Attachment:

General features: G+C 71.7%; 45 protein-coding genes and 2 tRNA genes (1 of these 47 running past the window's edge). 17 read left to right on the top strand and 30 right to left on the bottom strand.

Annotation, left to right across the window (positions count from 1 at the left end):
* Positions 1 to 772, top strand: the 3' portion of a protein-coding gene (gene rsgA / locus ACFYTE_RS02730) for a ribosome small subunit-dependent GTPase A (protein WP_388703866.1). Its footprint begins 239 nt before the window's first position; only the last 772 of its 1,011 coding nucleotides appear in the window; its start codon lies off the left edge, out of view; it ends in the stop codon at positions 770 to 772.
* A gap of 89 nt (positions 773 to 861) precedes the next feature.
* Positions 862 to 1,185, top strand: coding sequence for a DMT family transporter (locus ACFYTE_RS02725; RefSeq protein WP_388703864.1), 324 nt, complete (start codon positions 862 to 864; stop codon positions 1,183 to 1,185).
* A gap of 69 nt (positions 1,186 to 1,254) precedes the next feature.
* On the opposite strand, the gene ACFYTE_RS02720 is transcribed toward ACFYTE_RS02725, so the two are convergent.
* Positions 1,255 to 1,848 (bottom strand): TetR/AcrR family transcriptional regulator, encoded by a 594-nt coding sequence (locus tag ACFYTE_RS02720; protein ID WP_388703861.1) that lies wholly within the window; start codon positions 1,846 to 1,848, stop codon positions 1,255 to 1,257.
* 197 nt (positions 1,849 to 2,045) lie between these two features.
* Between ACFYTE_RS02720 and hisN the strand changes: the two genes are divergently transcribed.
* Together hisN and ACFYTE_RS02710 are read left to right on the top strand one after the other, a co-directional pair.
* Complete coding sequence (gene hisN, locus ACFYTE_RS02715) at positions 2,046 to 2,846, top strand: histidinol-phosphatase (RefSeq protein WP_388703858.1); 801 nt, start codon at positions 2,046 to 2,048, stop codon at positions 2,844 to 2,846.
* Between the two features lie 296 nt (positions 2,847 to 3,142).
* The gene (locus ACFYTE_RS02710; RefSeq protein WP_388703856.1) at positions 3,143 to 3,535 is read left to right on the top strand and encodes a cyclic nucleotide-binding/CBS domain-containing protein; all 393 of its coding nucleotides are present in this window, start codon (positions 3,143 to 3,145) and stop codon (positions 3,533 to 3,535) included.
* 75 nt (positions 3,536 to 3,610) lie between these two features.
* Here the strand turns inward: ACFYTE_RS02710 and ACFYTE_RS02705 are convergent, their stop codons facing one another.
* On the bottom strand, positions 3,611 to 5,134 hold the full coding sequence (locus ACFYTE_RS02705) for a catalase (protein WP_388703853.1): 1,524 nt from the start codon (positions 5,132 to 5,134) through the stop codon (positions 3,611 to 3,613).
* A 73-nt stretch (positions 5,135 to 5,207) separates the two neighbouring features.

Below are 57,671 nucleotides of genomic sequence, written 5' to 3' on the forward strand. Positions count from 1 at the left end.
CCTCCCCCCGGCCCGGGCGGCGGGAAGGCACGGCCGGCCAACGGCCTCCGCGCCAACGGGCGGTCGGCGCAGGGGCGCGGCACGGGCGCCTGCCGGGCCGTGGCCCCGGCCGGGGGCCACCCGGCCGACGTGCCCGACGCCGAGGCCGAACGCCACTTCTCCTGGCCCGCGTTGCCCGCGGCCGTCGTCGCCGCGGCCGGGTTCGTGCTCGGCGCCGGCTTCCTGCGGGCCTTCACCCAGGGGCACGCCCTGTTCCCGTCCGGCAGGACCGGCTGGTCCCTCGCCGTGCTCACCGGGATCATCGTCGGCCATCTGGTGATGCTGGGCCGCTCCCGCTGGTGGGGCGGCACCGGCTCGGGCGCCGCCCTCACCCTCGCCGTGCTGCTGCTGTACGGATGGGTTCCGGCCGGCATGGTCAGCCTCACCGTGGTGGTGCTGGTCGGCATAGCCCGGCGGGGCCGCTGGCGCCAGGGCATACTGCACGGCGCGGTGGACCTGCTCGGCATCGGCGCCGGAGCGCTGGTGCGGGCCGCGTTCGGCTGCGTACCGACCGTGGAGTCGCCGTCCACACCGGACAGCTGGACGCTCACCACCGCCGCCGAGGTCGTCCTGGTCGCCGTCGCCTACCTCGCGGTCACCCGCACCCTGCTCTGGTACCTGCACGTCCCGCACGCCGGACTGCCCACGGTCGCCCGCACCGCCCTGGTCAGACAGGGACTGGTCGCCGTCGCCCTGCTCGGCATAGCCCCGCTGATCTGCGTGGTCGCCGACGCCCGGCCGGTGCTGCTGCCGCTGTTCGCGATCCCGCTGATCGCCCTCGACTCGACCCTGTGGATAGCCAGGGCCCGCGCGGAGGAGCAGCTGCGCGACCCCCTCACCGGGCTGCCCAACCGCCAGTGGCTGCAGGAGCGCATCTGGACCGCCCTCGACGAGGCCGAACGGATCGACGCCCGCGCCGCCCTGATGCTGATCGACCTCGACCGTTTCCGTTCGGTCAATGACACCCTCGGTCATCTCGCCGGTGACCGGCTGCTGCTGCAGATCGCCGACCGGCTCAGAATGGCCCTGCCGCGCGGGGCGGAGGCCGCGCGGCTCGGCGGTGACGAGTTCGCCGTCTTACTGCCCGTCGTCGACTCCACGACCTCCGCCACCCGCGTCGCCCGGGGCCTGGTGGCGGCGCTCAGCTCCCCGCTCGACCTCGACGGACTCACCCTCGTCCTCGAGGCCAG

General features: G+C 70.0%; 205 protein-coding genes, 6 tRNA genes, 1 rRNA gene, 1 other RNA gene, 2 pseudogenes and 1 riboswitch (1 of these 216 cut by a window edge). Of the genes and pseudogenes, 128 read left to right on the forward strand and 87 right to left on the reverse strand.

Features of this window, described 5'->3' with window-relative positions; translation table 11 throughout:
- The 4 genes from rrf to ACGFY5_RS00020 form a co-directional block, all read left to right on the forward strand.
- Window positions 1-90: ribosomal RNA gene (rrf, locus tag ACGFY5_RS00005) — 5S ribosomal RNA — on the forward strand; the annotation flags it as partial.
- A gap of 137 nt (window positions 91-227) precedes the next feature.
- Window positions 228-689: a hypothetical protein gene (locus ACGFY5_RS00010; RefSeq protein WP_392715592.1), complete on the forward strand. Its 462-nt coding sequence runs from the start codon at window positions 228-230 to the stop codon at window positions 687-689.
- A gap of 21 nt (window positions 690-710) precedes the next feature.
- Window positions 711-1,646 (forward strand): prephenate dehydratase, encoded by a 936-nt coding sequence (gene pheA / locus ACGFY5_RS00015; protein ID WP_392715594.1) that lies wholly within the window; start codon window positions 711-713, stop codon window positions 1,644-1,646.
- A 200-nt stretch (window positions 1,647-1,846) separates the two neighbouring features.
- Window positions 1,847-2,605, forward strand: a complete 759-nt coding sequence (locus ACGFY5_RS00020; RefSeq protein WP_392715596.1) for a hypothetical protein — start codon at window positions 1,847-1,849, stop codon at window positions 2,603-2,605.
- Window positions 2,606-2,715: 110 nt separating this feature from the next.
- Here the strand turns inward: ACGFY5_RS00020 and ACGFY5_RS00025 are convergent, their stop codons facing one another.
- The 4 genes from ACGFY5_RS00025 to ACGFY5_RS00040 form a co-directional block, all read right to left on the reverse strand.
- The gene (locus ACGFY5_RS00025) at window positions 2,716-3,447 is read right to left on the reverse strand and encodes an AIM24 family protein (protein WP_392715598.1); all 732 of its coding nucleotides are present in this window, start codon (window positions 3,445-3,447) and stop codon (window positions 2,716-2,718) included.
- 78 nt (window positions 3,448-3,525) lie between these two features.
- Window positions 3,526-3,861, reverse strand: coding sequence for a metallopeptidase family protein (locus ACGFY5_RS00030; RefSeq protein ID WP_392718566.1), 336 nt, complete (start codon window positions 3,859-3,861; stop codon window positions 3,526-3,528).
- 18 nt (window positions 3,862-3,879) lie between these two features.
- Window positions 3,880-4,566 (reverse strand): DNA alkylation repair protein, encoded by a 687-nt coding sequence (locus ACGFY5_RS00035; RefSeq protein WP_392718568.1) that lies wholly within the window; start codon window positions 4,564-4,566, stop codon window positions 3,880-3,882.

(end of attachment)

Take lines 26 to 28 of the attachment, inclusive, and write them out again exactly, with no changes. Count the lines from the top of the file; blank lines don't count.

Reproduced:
- Window positions 228-689: a hypothetical protein gene (locus ACGFY5_RS00010; RefSeq protein WP_392715592.1), complete on the forward strand. Its 462-nt coding sequence runs from the start codon at window positions 228-230 to the stop codon at window positions 687-689.
- A gap of 21 nt (window positions 690-710) precedes the next feature.
- Window positions 711-1,646 (forward strand): prephenate dehydratase, encoded by a 936-nt coding sequence (gene pheA / locus ACGFY5_RS00015; protein ID WP_392715594.1) that lies wholly within the window; start codon window positions 711-713, stop codon window positions 1,644-1,646.